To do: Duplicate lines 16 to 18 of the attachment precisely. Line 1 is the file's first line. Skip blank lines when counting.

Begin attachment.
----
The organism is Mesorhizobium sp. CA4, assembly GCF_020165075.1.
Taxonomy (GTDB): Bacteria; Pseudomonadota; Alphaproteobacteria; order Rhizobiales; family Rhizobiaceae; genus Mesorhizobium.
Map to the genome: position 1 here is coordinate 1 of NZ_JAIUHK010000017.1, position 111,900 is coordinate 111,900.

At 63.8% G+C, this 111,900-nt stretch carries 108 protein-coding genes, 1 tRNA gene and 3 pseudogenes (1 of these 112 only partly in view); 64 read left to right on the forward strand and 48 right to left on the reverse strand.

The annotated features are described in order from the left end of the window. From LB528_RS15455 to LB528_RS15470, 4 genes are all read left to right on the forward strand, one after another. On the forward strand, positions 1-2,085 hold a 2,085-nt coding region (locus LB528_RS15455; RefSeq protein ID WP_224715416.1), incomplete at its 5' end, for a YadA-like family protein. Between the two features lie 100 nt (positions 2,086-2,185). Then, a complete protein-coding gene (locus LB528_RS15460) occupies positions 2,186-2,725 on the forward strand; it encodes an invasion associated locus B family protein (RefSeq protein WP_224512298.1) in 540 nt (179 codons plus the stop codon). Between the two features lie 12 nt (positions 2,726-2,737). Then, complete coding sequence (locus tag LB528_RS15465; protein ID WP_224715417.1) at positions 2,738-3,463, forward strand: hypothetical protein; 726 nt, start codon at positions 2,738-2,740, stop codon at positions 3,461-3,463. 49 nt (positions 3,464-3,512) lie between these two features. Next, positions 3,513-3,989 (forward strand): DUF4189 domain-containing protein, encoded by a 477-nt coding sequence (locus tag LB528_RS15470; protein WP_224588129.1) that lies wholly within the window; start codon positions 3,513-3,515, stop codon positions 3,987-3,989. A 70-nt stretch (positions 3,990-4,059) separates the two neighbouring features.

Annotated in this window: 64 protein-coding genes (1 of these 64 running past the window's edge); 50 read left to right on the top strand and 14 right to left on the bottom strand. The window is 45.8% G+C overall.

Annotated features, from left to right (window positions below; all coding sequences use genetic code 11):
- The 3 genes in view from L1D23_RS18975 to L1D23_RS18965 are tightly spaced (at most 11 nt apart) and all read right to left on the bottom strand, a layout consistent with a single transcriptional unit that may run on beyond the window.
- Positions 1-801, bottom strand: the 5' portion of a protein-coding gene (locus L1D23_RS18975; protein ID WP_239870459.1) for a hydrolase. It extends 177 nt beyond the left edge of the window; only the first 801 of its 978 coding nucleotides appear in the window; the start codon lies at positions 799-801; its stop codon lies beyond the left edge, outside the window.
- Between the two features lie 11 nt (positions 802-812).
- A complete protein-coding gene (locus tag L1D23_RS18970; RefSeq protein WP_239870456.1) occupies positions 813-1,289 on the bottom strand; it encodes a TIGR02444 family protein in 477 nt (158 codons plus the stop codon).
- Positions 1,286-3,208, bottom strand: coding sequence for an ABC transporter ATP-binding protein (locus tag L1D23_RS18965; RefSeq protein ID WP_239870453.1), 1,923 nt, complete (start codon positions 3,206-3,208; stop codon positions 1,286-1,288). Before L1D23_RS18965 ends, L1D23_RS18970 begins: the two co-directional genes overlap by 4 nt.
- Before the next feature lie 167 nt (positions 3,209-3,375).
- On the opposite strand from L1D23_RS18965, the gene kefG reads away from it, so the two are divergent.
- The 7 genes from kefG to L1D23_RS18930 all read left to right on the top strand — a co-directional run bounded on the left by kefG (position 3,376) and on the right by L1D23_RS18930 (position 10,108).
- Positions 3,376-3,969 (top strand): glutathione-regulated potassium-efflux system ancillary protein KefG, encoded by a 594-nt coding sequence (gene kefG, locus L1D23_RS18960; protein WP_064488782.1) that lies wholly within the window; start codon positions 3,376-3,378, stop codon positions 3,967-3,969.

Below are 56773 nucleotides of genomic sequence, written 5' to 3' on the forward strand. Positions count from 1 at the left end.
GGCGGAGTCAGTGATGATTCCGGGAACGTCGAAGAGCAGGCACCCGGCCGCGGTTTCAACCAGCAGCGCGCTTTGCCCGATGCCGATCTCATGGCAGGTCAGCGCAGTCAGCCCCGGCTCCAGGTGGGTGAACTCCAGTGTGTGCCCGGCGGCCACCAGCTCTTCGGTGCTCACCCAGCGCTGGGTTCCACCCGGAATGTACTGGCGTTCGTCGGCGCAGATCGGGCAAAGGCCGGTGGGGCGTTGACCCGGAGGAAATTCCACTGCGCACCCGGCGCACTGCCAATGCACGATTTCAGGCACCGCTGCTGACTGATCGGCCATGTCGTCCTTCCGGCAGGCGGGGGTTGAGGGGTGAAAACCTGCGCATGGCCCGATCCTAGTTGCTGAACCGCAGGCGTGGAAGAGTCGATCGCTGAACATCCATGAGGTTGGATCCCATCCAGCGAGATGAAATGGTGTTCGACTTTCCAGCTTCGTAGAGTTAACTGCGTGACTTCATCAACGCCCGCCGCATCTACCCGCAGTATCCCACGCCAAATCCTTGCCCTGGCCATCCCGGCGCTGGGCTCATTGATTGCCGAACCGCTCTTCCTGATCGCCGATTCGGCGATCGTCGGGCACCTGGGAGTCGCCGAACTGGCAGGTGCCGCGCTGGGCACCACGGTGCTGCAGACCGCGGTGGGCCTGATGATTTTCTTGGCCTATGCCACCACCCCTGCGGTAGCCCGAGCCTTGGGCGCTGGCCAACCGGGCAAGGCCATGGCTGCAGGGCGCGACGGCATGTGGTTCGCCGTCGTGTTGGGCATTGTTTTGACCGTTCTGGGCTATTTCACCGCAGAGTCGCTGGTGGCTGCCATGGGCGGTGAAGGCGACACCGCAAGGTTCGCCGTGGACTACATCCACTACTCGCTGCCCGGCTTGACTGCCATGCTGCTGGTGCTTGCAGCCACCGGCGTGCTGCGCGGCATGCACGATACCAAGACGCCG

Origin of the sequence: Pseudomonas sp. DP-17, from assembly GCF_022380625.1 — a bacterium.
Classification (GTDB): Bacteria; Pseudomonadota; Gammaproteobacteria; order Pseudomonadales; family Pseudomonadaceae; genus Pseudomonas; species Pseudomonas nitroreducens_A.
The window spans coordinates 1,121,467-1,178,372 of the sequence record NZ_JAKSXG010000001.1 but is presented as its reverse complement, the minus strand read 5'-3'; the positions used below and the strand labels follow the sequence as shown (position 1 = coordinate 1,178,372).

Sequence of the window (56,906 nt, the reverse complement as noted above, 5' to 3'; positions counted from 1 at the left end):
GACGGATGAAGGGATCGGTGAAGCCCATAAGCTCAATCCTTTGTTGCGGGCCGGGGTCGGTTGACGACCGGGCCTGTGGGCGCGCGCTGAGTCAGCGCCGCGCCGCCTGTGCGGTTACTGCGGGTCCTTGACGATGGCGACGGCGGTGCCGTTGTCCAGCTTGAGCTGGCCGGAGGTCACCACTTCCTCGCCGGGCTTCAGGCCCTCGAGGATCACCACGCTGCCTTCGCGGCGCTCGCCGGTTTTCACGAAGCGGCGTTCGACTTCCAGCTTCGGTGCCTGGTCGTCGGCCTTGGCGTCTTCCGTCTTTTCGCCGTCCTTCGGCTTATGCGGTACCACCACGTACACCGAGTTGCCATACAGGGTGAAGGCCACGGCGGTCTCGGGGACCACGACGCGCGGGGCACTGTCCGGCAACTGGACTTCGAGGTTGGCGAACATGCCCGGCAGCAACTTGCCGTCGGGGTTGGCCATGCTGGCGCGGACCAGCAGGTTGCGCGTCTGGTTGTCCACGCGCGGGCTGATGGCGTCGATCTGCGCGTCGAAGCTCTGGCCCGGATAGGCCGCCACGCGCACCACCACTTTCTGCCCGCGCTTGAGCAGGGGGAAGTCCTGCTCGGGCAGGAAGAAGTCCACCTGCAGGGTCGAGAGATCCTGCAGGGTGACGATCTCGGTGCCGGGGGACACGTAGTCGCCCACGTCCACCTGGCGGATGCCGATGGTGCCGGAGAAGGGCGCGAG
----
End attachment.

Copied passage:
- Positions 3,376-3,969 (top strand): glutathione-regulated potassium-efflux system ancillary protein KefG, encoded by a 594-nt coding sequence (gene kefG, locus L1D23_RS18960; protein WP_064488782.1) that lies wholly within the window; start codon positions 3,376-3,378, stop codon positions 3,967-3,969.

Below are 56773 nucleotides of genomic sequence, written 5' to 3' on the forward strand. Positions count from 1 at the left end.
GGCGGAGTCAGTGATGATTCCGGGAACGTCGAAGAGCAGGCACCCGGCCGCGGTTTCAACCAGCAGCGCGCTTTGCCCGATGCCGATCTCATGGCAGGTCAGCGCAGTCAGCCCCGGCTCCAGGTGGGTGAACTCCAGTGTGTGCCCGGCGGCCACCAGCTCTTCGGTGCTCACCCAGCGCTGGGTTCCACCCGGAATGTACTGGCGTTCGTCGGCGCAGATCGGGCAAAGGCCGGTGGGGCGTTGACCCGGAGGAAATTCCACTGCGCACCCGGCGCACTGCCAATGCACGATTTCAGGCACCGCTGCTGACTGATCGGCCATGTCGTCCTTCCGGCAGGCGGGGGTTGAGGGGTGAAAACCTGCGCATGGCCCGATCCTAGTTGCTGAACCGCAGGCGTGGAAGAGTCGATCGCTGAACATCCATGAGGTTGGATCCCATCCAGCGAGATGAAATGGTGTTCGACTTTCCAGCTTCGTAGAGTTAACTGCGTGACTTCATCAACGCCCGCCGCATCTACCCGCAGTATCCCACGCCAAATCCTTGCCCTGGCCATCCCGGCGCTGGGCTCATTGATTGCCGAACCGCTCTTCCTGATCGCCGATTCGGCGATCGTCGGGCACCTGGGAGTCGCCGAACTGGCAGGTGCCGCGCTGGGCACCACGGTGCTGCAGACCGCGGTGGGCCTGATGATTTTCTTGGCCTATGCCACCACCCCTGCGGTAGCCCGAGCCTTGGGCGCTGGCCAACCGGGCAAGGCCATGGCTGCAGGGCGCGACGGCATGTGGTTCGCCGTCGTGTTGGGCATTGTTTTGACCGTTCTGGGCTATTTCACCGCAGAGTCGCTGGTGGCTGCCATGGGCGGTGAAGGCGACACCGCAAGGTTCGCCGTGGACTACATCCACTACTCGCTGCCCGGCTTGACTGCCATGCTGCTGGTGCTTGCAGCCACCGGCGTGCTGCGCGGCATGCACGATACCAAGACGCCG